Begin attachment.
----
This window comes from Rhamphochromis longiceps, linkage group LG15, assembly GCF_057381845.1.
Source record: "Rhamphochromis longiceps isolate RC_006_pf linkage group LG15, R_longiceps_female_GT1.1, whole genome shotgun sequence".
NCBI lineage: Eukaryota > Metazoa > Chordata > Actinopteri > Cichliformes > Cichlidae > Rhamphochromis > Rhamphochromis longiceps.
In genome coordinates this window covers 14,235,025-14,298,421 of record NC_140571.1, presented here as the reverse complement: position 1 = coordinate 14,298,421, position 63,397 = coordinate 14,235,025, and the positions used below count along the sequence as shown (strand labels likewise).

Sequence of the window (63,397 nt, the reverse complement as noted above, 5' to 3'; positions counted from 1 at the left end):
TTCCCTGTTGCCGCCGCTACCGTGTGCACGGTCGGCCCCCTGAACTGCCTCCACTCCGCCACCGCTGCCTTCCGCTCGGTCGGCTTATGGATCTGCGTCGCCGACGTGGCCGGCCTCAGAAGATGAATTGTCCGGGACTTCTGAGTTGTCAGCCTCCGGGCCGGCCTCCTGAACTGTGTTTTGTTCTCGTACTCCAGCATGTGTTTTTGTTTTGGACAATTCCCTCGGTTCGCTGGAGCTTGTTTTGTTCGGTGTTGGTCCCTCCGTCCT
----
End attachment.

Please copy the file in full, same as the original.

This window comes from Rhamphochromis longiceps, linkage group LG15, assembly GCF_057381845.1.
Source record: "Rhamphochromis longiceps isolate RC_006_pf linkage group LG15, R_longiceps_female_GT1.1, whole genome shotgun sequence".
NCBI lineage: Eukaryota > Metazoa > Chordata > Actinopteri > Cichliformes > Cichlidae > Rhamphochromis > Rhamphochromis longiceps.
In genome coordinates this window covers 14,235,025-14,298,421 of record NC_140571.1, presented here as the reverse complement: position 1 = coordinate 14,298,421, position 63,397 = coordinate 14,235,025, and the positions used below count along the sequence as shown (strand labels likewise).

Sequence of the window (63,397 nt, the reverse complement as noted above, 5' to 3'; positions counted from 1 at the left end):
TTCCCTGTTGCCGCCGCTACCGTGTGCACGGTCGGCCCCCTGAACTGCCTCCACTCCGCCACCGCTGCCTTCCGCTCGGTCGGCTTATGGATCTGCGTCGCCGACGTGGCCGGCCTCAGAAGATGAATTGTCCGGGACTTCTGAGTTGTCAGCCTCCGGGCCGGCCTCCTGAACTGTGTTTTGTTCTCGTACTCCAGCATGTGTTTTTGTTTTGGACAATTCCCTCGGTTCGCTGGAGCTTGTTTTGTTCGGTGTTGGTCCCTCCGTCCT